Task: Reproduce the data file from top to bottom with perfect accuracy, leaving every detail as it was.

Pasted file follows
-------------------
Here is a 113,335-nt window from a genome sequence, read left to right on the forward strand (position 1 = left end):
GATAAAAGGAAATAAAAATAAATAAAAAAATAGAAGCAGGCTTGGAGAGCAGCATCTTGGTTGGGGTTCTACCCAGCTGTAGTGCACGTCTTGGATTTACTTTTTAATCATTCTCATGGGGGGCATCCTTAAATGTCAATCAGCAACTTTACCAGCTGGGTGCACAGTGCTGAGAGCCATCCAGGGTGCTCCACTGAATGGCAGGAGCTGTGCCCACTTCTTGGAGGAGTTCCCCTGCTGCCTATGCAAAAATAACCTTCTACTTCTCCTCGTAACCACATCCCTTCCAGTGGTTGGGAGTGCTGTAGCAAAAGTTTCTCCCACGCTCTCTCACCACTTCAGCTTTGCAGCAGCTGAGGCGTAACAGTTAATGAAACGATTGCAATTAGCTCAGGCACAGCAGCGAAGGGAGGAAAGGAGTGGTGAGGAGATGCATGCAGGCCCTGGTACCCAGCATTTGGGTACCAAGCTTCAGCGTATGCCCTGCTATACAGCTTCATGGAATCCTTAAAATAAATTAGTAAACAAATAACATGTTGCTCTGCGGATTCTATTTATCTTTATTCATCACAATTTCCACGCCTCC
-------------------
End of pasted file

Here is a 113,335-nt window from a genome sequence, read left to right on the forward strand (position 1 = left end):
GATAAAAGGAAATAAAAATAAATAAAAAAATAGAAGCAGGCTTGGAGAGCAGCATCTTGGTTGGGGTTCTACCCAGCTGTAGTGCACGTCTTGGATTTACTTTTTAATCATTCTCATGGGGGGCATCCTTAAATGTCAATCAGCAACTTTACCAGCTGGGTGCACAGTGCTGAGAGCCATCCAGGGTGCTCCACTGAATGGCAGGAGCTGTGCCCACTTCTTGGAGGAGTTCCCCTGCTGCCTATGCAAAAATAACCTTCTACTTCTCCTCGTAACCACATCCCTTCCAGTGGTTGGGAGTGCTGTAGCAAAAGTTTCTCCCACGCTCTCTCACCACTTCAGCTTTGCAGCAGCTGAGGCGTAACAGTTAATGAAACGATTGCAATTAGCTCAGGCACAGCAGCGAAGGGAGGAAAGGAGTGGTGAGGAGATGCATGCAGGCCCTGGTACCCAGCATTTGGGTACCAAGCTTCAGCGTATGCCCTGCTATACAGCTTCATGGAATCCTTAAAATAAATTAGTAAACAAATAACATGTTGCTCTGCGGATTCTATTTATCTTTATTCATCACAATTTCCACGCCTCC